Geographical restrictions and relocation is one of the most contested issues in a child custody case. When parties with children get a divorce or separate if they’re not married the court has the ability to impose a geographic restriction on the child’s residence. In other words, the court may determine the geographic area in which the child can live. A typical geographic restriction would be the county in which the divorce or custody case is filed and the surrounding counties. For example, if a divorce is filed in Harris County, Texas, the court will often require that the child remains in Harris County or one of the surrounding counties. The issue of the geographic restriction of a child can be broad; like the state of Texas, very narrow; like a specific school district, or somewhere in between; such as a county, several contiguous counties, or a city.
Many people think of kidnappings and child abductions as acts that occur at the hands of a stranger. However, many abductions are committed by someone your children know, and sometimes that person is a parent.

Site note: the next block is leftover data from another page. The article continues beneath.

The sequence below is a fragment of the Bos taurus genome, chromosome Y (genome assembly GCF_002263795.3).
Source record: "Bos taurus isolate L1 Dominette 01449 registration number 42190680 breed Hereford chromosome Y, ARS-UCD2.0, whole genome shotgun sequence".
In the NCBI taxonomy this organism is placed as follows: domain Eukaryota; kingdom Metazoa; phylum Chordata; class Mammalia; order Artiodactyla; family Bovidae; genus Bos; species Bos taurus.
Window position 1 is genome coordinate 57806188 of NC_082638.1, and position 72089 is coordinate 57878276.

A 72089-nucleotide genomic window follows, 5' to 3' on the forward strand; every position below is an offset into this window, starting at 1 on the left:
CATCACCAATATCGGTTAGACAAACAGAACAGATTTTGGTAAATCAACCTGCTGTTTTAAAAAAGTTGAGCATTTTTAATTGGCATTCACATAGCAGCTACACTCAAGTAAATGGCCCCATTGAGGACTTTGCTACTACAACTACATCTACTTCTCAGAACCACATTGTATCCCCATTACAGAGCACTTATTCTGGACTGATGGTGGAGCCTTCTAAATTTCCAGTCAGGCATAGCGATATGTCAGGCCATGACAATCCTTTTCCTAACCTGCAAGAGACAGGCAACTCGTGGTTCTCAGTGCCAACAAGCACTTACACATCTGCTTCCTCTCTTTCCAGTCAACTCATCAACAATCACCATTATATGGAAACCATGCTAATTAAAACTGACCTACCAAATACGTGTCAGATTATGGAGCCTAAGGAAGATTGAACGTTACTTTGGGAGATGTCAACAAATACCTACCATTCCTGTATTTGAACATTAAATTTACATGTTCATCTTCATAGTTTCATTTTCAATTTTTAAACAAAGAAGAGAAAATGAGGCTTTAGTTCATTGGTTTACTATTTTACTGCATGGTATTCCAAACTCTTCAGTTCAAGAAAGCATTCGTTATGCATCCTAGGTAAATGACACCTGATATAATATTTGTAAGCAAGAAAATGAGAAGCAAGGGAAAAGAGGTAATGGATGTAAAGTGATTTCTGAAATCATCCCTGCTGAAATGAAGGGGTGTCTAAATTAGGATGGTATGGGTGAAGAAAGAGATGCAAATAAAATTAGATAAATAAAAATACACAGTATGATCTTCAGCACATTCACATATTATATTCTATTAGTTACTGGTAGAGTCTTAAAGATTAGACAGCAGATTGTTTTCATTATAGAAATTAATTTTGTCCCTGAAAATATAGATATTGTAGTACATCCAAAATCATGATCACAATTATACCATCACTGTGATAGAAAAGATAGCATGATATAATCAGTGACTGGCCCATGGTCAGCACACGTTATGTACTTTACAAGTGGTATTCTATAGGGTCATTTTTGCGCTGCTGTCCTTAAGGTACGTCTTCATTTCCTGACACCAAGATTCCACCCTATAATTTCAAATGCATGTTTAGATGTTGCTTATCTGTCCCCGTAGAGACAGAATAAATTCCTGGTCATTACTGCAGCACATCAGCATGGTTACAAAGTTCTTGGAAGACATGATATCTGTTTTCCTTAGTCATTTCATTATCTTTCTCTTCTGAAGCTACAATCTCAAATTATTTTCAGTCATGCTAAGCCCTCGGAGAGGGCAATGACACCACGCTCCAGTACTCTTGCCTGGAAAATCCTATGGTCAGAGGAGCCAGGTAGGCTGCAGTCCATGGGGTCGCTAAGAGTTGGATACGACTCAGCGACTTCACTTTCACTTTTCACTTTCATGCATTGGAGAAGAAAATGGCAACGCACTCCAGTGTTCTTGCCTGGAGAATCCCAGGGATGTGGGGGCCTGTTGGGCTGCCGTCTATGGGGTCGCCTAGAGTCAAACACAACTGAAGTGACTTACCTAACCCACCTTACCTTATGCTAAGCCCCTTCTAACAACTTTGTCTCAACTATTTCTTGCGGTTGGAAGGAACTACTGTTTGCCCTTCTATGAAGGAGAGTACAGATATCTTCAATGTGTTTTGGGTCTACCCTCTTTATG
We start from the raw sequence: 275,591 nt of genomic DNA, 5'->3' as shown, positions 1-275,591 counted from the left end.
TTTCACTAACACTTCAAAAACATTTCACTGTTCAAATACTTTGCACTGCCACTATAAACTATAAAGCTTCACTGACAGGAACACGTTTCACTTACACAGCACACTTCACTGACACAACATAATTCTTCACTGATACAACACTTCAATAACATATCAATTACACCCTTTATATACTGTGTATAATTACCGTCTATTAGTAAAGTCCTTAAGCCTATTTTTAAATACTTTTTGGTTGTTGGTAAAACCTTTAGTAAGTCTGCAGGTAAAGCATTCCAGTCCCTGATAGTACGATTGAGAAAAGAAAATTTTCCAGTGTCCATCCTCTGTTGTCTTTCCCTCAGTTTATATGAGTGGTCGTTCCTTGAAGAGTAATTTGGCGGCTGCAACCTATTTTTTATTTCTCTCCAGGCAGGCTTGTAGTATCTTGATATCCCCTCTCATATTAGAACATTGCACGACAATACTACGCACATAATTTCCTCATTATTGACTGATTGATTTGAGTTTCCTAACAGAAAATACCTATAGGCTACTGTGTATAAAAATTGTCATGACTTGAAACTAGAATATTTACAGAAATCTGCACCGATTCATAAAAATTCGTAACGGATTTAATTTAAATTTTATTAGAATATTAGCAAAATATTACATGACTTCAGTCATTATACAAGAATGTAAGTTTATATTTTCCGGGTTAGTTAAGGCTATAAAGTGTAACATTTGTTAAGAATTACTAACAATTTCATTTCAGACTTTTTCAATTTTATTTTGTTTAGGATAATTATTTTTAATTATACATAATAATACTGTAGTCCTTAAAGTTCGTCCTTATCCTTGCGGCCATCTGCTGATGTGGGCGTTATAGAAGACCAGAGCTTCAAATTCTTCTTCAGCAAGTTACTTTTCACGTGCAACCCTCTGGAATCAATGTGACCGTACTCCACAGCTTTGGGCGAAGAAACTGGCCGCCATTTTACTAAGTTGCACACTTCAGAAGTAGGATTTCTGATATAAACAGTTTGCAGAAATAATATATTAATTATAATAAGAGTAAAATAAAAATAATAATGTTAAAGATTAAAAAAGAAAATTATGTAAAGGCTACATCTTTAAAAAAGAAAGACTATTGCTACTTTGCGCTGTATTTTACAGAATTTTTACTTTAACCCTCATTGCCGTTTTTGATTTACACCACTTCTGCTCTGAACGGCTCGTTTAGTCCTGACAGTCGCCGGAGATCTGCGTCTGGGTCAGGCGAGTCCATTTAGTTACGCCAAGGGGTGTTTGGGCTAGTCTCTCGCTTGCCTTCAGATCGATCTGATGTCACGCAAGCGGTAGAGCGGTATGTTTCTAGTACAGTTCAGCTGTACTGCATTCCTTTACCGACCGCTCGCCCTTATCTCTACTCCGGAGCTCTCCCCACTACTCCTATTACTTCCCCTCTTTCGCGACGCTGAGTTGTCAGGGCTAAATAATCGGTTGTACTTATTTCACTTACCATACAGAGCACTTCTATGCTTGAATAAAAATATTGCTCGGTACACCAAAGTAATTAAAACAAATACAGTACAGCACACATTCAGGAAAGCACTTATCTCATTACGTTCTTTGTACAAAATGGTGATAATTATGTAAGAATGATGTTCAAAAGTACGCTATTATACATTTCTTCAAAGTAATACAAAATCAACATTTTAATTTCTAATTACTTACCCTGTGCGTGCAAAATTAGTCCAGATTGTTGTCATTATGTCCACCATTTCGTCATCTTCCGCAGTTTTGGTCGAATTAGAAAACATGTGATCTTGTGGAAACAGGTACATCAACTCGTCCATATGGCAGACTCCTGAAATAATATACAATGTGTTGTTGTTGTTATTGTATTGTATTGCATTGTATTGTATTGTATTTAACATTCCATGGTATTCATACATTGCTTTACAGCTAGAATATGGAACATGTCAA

If a parent withholds or absconds with a child, there are legal remedies available, but they require swift and aggressive action on your behalf.
International child abduction is when a parent who has no legal right to do so moves a child to another country. The Hague Convention was created to provide children with protection against the adverse effects of abducting a child across international borders, and it aims to facilitate the quick return of children to the country of habitual residence.
The Hague Convention does not apply to all international abduction cases. To petition for the return of a child under the provisions of the Hague Convention, the following factors must be met:
The Uniform Child Custody Jurisdiction and Enforcement Act (UCCJEA) is a uniform act used by all states (except for Massachusetts) that lays out guidelines for determining when a state court has the jurisdiction to make, alter, and enforce custody determinations. The UCCJEA determines if a state has jurisdiction over custody proceedings in several situations, including initial custody determinations, modifications of earlier orders, temporary emergency jurisdiction, and times when courts may decline to exercise jurisdiction.
This act is necessary because we are living increasingly mobile lives, and it is not uncommon for parents of a child to live in different states, especially after a divorce. The UCCJEA standardizes orders and ensures that they will not get changed based solely on one parent moving somewhere else.